Lockdown drills help Lunenburg County students and staff prepare
Published 2:42 pm Thursday, August 25, 2022
LUNENBURG COUNTY – Years ago, going back to school meant seeing friends, learning new things and the occasional fire drill that stopped classes and teachers ushered students outside.
Today, things look different for students returning to school. Fire drills are still held, but schools across the Commonwealth are holding required lockdown drills.
Lunenburg County Public Schools (LCPS) will be conducting drills for lockdown procedures in each of its schools during the week of Aug. 22.
“Lockdown drills prepare students and staff to respond in the event of a lockdown by teaching and practicing actions to stay safe and quiet in classrooms or other parts of the school.” LCPS Superintendent Charles Berkley Jr. said. “Students learn the basic imperatives to follow instructions, stay quiet, and stay calm.”
The requirements for Lunenburg County
The Code of Virginia Lockdown Drills § 22.1-137.2. states in every public school, there shall be a lockdown drill at least once during the first 20 school days of each school session so that students and teachers may be thoroughly practiced in such drills. Every public school shall hold at least two additional lock-down drills after the first 60 days of the school session.
Pre-kindergarten and kindergarten students shall be exempt from mandatory participation in lock-down drills during the first 60 days of the school session.
Lockdown drills are exercises students and educators practice in the event that an intruder gains access to the school building or a threat is administered. These drills aim to remove students and school staff from the threat and keep the threat isolated from as many areas of the school as possible. Each school and state perform lockdown drills differently. Some schools administer either announced or unannounced active shooter drills, while others stick with classroom door lockdown drills without any simulation.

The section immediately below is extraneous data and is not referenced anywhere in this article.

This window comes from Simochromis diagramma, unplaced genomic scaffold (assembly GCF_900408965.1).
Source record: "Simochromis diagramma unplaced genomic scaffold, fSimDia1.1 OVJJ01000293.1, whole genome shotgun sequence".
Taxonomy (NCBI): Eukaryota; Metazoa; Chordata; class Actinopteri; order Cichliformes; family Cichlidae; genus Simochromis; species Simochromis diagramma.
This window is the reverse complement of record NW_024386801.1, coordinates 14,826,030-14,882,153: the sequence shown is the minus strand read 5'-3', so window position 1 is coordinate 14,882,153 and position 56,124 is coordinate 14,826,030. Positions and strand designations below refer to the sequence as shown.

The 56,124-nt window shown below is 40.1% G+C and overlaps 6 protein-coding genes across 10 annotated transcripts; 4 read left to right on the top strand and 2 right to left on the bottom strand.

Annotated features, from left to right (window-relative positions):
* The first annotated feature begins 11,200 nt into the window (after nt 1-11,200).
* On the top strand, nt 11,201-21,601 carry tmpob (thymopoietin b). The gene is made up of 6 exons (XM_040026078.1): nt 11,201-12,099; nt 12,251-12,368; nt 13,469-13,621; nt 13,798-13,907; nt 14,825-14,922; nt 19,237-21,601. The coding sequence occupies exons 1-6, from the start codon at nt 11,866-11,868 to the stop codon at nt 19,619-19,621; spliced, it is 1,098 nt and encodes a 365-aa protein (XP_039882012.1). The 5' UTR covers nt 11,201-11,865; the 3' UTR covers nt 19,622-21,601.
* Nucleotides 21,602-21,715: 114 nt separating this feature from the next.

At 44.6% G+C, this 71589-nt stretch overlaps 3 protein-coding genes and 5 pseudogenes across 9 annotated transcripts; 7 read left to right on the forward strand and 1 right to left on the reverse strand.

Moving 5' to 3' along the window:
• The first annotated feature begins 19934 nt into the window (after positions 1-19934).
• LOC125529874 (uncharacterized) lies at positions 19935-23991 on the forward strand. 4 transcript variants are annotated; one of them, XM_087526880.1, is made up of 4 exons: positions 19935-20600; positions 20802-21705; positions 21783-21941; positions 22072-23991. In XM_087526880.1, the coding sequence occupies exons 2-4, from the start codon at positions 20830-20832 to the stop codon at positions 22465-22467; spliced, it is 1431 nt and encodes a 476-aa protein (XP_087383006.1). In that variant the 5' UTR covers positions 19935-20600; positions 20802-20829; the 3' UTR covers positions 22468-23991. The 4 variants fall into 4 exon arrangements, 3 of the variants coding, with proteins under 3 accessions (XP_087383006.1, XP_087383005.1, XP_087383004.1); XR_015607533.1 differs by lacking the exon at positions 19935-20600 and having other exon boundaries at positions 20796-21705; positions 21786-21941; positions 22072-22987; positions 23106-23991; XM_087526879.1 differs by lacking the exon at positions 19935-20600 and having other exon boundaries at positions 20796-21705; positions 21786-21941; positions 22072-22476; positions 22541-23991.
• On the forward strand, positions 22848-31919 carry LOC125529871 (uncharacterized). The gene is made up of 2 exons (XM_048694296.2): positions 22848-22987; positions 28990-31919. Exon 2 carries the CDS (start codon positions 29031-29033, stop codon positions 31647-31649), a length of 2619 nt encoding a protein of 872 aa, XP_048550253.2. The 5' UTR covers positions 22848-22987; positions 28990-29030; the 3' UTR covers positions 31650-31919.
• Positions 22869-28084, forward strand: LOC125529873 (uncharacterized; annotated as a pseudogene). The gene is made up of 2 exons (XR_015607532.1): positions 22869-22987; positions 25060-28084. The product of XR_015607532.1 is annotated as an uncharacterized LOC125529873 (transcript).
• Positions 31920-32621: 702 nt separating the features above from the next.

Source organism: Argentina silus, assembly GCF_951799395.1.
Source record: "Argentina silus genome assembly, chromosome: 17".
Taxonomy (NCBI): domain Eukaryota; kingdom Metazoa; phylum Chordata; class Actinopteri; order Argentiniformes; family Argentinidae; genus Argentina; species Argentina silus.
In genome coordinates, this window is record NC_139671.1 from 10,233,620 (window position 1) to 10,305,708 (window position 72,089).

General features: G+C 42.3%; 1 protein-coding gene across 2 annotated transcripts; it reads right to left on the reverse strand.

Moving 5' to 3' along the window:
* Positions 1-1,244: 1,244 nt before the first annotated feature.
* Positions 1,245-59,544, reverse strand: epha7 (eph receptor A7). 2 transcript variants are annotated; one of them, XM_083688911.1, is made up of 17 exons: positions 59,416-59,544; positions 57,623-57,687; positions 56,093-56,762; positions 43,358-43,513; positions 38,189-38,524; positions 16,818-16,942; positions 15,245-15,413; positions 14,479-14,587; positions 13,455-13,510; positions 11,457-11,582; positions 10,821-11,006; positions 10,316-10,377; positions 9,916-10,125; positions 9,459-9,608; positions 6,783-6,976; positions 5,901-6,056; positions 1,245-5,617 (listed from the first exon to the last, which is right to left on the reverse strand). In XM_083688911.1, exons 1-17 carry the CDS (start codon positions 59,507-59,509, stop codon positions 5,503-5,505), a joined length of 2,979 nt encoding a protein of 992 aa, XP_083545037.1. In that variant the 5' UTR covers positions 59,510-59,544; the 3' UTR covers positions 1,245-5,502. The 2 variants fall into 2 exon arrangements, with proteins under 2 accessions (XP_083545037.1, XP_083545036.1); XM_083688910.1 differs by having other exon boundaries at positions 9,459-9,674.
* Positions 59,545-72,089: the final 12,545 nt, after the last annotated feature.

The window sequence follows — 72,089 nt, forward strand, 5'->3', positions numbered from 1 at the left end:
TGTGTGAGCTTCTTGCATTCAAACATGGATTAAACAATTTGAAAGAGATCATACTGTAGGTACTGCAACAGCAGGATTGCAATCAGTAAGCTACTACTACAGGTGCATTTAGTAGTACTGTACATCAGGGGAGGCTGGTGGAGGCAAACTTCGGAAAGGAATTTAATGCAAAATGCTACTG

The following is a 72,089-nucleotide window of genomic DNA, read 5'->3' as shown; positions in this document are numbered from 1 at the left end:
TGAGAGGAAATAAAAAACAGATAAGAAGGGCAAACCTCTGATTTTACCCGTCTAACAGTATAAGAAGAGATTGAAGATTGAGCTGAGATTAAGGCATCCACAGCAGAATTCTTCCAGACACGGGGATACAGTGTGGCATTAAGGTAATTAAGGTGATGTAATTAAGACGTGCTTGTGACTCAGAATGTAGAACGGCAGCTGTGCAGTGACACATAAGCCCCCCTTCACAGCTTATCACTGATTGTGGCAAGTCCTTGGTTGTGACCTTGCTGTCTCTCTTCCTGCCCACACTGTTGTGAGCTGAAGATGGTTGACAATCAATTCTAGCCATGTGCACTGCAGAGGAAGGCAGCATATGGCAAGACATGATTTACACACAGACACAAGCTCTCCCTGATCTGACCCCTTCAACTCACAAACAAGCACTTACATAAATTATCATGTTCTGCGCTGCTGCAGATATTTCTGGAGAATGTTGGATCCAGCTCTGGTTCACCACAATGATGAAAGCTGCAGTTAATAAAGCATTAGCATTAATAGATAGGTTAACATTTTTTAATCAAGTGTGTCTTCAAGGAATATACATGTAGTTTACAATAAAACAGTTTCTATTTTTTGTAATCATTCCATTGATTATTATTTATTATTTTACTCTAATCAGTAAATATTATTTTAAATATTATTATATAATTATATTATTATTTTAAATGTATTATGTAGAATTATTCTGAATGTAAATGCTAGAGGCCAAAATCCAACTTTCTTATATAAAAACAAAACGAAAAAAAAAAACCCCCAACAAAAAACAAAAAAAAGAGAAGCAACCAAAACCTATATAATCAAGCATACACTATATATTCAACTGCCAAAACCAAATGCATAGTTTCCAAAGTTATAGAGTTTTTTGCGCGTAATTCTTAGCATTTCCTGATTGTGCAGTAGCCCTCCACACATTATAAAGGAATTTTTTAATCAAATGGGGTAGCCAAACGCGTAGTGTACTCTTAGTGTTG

District works on mapping
“Students naturally look to adults for guidance and instructions, and lockdown drills help staff prepare to quickly assess the situation, make decisions, and guide students to safety while managing their own anxiety responses,” Berkely said.
In addition to practicing lockdown drills, Berkley said LCPS is in the process of digital mapping of school facilities. “This will enable law enforcement and emergency services such as fire and rescue access to all areas of our facilities in case of any emergency situation that may arise,” he said.
Another way schools are working to keep students safe is by employing school resource officers (SRO).
The SRO provides a highly visible presence to deter or identify trespassers on school grounds. In addition, SROs provide a service to the surrounding community by addressing concerns such as loitering, running stop signs, or speeding in school zones.
Currently, LCPS employees resource officers at both secondary schools and one shared resource officer at the two elementary schools.